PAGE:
- The US has kept the structure of anti-Iran sanctions fully in place, Mohammad Javad Larijani deplored, saying given some bad signs of frustration shown by Iran and the US notion that Iran would give in to forceful pressure, Tehran should expect a huge set of sanctions.
In an exclusive interview with the Tasnim News Agency, Chief of the Iranian Judiciary’s Human Rights Council Mohammad Javad Larijani highlighted the serious flaws in the process of diplomatic negotiations that led to the Joint Comprehensive Plan of Action (JCPOA), the July 2015 nuclear deal between Tehran and the Group 5+1 (Russia, China, the US, Britain, France and Germany).
The primary mistake that Iranian negotiators made in the process of the nuclear talks was not opting for the ‘confidence building’ technique to get suitable results, Larijani, also a theoretician and political expert, stressed.
What Iran undertook to do under the JCPOA is quite well-defined and explicit, while the other side’s obligations cannot be clearly defined at all, he deplored.
The vague idea that the ‘nuclear-related’ sanctions against Iran would be lifted was not robust enough, because many non-nuclear sanctions are somehow linked with the nuclear-related ones, Larijani argued, adding, “Above all, we have made no mention of the structure of the sanctions in the deal.”
“The US has completely retained the structure of the sanctions, and is not intending to lift them in the near future,” he noted.
The flawed documentation and ill-definition of commitments in the JCPOA and the subsequent UN Security Council Resolution 2231 enable Washington to make very little concessions to Iran, Larijani explained, adding that having control over how to interpret the deal has given US politicians the power to impose what they want.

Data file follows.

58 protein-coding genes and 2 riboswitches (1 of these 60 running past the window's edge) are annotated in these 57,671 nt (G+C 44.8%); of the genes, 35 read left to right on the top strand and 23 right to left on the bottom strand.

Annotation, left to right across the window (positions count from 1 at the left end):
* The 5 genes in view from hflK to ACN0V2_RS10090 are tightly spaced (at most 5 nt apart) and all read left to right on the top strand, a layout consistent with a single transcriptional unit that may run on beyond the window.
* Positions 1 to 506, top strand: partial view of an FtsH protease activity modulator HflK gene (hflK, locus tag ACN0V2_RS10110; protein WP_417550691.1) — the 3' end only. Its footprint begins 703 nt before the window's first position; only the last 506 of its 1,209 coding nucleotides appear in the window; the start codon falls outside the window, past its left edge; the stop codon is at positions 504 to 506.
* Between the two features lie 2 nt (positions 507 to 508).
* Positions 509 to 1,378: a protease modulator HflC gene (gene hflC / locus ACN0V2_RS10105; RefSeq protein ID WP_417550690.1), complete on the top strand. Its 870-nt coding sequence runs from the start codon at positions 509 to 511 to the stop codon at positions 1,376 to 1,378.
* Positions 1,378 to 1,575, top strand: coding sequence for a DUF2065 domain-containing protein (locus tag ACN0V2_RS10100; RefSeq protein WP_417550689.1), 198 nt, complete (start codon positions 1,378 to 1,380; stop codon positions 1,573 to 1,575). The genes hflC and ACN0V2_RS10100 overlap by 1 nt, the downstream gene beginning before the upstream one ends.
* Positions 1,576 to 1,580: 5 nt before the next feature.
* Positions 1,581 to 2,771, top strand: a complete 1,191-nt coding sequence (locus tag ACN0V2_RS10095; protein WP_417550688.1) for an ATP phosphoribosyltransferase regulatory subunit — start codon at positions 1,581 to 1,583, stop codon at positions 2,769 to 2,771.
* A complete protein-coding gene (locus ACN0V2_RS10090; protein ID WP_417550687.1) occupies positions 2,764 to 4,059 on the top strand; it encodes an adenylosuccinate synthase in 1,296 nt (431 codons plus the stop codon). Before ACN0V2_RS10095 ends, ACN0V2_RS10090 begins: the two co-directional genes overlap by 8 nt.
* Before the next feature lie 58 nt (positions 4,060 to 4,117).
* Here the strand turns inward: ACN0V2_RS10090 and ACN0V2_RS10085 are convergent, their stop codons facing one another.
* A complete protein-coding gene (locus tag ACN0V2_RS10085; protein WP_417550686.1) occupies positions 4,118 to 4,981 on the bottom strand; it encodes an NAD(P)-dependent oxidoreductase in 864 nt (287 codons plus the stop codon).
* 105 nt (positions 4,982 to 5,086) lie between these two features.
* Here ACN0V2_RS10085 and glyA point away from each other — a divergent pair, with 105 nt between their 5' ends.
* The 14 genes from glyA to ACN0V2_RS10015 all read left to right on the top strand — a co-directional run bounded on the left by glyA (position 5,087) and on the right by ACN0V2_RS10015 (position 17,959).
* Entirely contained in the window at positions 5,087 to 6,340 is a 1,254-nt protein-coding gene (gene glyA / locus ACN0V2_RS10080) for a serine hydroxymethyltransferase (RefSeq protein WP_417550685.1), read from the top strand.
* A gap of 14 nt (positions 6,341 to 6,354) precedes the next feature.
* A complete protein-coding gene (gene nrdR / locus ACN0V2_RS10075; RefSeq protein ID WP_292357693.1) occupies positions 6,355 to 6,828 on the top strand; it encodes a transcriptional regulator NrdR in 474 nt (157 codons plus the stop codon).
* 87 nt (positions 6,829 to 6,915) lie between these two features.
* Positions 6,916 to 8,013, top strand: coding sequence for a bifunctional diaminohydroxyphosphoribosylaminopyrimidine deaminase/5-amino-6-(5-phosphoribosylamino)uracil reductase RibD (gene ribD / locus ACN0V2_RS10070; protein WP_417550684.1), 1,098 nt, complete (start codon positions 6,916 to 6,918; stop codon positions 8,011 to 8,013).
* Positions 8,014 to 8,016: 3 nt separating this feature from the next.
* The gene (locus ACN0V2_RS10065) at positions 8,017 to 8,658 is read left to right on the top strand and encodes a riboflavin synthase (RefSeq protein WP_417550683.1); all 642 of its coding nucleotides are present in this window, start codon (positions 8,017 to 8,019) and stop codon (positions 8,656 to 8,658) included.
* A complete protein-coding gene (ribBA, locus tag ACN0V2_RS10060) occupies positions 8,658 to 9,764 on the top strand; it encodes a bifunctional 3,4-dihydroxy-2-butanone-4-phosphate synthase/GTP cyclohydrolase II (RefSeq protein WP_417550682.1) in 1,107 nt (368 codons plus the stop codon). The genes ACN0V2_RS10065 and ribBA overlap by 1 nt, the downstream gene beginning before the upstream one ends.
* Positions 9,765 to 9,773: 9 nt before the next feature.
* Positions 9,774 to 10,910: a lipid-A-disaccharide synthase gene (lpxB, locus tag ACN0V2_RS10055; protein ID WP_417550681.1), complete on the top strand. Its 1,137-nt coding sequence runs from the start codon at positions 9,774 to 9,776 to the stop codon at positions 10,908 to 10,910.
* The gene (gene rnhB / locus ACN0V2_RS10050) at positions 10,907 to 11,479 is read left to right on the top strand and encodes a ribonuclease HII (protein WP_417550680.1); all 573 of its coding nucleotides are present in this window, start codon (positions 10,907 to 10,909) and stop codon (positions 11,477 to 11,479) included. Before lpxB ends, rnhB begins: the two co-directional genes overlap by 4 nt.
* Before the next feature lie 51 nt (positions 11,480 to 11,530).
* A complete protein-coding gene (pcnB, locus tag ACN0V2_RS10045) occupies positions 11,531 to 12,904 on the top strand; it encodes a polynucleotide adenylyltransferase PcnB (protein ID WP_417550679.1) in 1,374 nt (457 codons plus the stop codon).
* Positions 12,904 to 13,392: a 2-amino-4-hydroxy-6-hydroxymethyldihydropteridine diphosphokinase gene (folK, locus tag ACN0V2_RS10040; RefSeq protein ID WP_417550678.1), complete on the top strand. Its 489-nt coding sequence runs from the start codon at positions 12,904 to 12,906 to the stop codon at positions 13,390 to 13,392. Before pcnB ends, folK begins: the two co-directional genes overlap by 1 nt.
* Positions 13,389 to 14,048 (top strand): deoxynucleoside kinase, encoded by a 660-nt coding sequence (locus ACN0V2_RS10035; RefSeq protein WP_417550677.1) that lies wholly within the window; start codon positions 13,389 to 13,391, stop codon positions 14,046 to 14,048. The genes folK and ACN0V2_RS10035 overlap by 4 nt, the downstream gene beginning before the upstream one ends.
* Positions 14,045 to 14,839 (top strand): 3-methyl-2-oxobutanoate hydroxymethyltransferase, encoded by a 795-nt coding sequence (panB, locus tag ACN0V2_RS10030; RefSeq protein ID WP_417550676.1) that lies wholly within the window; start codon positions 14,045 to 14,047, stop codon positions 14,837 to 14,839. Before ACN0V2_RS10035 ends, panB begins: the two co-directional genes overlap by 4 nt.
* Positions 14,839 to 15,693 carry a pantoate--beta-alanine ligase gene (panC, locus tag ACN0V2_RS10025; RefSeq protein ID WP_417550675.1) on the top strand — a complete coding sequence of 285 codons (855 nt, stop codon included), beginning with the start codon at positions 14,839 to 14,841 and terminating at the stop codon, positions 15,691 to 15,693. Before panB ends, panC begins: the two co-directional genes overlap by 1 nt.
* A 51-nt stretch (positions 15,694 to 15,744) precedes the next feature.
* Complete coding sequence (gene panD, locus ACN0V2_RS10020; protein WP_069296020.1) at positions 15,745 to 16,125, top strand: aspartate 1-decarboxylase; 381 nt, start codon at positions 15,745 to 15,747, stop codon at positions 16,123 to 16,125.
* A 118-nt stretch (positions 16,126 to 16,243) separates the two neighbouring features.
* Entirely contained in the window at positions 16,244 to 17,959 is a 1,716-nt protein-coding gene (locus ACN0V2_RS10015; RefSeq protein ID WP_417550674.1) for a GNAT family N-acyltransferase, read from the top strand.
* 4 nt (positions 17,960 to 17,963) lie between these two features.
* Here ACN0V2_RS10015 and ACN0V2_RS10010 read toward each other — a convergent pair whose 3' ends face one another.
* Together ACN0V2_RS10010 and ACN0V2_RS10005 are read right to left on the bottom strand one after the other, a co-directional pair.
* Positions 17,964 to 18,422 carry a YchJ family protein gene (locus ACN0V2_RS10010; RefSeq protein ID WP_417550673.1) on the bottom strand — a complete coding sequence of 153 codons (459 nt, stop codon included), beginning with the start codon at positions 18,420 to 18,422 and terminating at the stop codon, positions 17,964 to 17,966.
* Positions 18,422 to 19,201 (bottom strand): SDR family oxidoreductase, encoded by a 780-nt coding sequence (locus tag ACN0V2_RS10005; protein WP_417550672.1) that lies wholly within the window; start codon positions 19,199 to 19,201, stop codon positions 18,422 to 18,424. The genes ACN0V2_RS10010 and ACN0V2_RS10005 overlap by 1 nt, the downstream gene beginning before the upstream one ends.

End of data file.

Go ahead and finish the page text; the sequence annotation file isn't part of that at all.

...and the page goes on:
Sustaining the structure of the sanctions also allows the US to apply the model of nuclear negotiations to other areas, Iran’s military and missile capabilities, he pointed out, saying many nuclear-related sanctions can be linked to Iran’s missile program only with a “different tag.”
In the eyes of the US, the sanctions forced Iran to negotiate, he went on to say, adding that certain signs of frustration from inside Iran led the US to the conclusion that Iran resists force, unless that force is too strong.
According to Larijani, putting restrictions on Iran’s nuclear program was at the bottom of the list of US demands, predicting that Iran should now expect “a very huge set of sanctions.”
Iran and the six countries on July 14, 2015, reached a conclusion over the text of the JCPOA after some two years of diplomatic talks.
The 159-page accord took effect in January 2016 and was supposed to terminate the nuclear-related sanctions against Iran all at once, but its implementation has been hampered mainly due to US policies.
In October 2015, Leader of the Islamic Revolution Ayatollah Seyed Ali Khamenei sent a letter to President Hassan Rouhani and highlighted nine main points that the administration needs to take note of regarding the course of JCPOA implementation.
The Leader has also repeatedly warned of the US failure to honor commitments under the deal.
“The duty of the other side was removing the sanctions, but it has not fulfilled that duty, meaning that it has lifted part of the sanctions in some way, but the sanctions have not been lifted practically,” Imam Khamenei said on June 15.
The Leader also lashed out at the US for fully keeping the primary sanctions in place, which has in turn affected the secondary sanctions that were to be lifted.